The other night, I came upon an episode of Vikings on TV. It’s a show I’m totally interested in watching, but haven’t gotten a chance to properly start yet. I got kind of sucked into it (so now I’ve seen an episode out of order – heaven forbid!*), mostly because of the blood and gore…and the very attractive (albeit hidden under a lot of dirt and blood) men.
Before long, I found myself thinking about Beowulf.
You may not guess this about me, but I’m a bit of a Beowulf nerd. How did I get this way?
Let me tell you. (This is how blogging works, right?)
In the second year of my undergrad degree, I decided to sign up for an Old English Literature course. Honestly, I didn’t know much about what I was signing up for, aside from the following:
(A) I am a language lover, and I wanted to know more about Old English and just how different it is from what we speak now, and
(B) It sounded like an epic – and potentially soul-crushingly difficult – adventure.
SPOILER ALERT: My soul is fine. And happy! And it sort of understands some Old English!
The course was a full-year, the first half being primarily devoted to learning the language, and the second half to actually starting to read text in Old English (we always had translations as well, of course – I’d have been pretty lost otherwise). The text we were focusing on was Beowulf, though we read a lot of other poetry and another full-length saga as well.
Old English was one of the most challenging courses I took during my English degree, but it was also one of my favourites. Yes, I loved the stories we were reading, but also, I loved our professor.
Professor Fox (yes, that is his real name, and yes, as a matter of fact, he is a fox, but shut up, that’s not what I’m here to talk about) was – is – the biggest Old English nerd I’ve ever met in my life. On the first day, he looked like a five year old in a candy store while he explained to us that we were about to have the best year ever learning about Beowulf.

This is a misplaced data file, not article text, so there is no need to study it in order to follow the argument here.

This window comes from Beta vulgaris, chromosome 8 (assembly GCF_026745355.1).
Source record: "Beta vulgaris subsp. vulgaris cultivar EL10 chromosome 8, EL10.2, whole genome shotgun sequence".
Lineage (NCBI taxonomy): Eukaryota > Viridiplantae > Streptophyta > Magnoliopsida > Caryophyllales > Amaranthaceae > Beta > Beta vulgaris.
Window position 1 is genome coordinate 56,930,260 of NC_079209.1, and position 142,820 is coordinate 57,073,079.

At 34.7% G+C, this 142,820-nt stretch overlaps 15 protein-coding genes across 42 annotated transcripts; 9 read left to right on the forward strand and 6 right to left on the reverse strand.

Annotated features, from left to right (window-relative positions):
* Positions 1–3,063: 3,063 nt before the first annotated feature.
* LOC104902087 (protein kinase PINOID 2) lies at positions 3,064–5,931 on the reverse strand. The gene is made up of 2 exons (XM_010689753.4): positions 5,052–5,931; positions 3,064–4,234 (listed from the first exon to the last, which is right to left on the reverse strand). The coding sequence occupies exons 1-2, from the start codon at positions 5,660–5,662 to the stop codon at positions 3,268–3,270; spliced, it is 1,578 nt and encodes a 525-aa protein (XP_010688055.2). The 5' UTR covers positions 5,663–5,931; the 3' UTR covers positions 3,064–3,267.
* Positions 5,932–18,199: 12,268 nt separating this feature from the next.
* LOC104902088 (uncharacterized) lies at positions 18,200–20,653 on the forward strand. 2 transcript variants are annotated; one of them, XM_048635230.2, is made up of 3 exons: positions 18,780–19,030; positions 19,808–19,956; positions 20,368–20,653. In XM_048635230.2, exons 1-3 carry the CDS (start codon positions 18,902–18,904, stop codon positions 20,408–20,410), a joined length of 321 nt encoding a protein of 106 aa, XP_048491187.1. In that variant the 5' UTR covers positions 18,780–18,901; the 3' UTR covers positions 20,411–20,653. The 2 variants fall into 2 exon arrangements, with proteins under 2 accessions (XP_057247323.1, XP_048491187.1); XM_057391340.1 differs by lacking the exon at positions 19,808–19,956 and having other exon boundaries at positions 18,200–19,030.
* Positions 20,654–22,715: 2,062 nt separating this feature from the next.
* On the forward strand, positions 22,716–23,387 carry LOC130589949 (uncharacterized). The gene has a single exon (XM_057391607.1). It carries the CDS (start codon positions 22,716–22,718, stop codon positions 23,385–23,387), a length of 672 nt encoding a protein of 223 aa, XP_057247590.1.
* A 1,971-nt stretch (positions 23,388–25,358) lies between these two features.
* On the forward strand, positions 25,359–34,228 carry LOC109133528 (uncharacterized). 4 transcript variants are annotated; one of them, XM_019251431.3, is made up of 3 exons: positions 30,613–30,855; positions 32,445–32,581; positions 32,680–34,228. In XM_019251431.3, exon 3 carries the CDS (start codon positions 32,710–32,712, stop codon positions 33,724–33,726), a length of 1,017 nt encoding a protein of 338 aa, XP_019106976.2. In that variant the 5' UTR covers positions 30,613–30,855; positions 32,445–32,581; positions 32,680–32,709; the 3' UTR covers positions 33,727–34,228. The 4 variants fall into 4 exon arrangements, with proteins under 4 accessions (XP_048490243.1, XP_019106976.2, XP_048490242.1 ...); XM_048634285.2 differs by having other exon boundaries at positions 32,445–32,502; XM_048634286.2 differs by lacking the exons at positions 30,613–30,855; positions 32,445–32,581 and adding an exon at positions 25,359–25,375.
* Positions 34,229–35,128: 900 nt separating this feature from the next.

“It’s great! It’s amazing! It’s EPIC! There’s blood and guts and MONSTERS! MONSTERS, you guys!”**
I was sold.
It was soon apparent that the twinkle in Professor Fox’s eyes on the first day of the course was no act. Every single class, he was just as excited about Old English as the day we started. And every single class, there was at least one point in the lecture where he would stop and – with an ear-to-ear grin on his face – say something along the lines of, “Seriously, guys! How COOL is that?!” or, “How NEAT! Right?!”
And he was right! Old English is super interesting stuff! Beowulf is an amazing story – one that can be read and re-read and interpreted on so many levels. Its language is like Shakespeare in the sense that one word can change everything depending on the reader and how they see it. And don’t even get me started on Old English poetry! There are feminist poems from like, the 9th century, guys. Seriously, how cool is that? It’s cool!
Sometimes – a lot of the time – Professor Fox would run out of time at the end of his lectures. When this happened, he would glance at the clock and literally start panicking. He’d start pacing the room going, “Oh no! Oh no! Five more minutes and I have so much cool stuff to tell you guys! What do I do? What do I do?!”
Also, on Halloween, he came to class dressed as a hobbit/viking sort of thing. And he taught the entire hour dressed like that.
I learned so much from my Old English class, but the thing I learned above all else is this: passion is contagious. When you love what you do so much that you are genuinely excited to do it, it not only shows, it spreads. You intrigue, excite, and inspire.
I think we should all strive to to do that in life, no matter what our field of work is.
Now, go read Beowulf. Don’t watch the movies – they’re terrible. The Seamus Heaney translation, while a bit wacky (he’s Irish, what do you expect?), is super accessible and fun.
*Inside joke with myself – I am so totally unconcerned with “spoilers,” I can’t even tell you.
**I paraphrased that, and in doing so, I think I toned down the excitement a bit, but you get the point.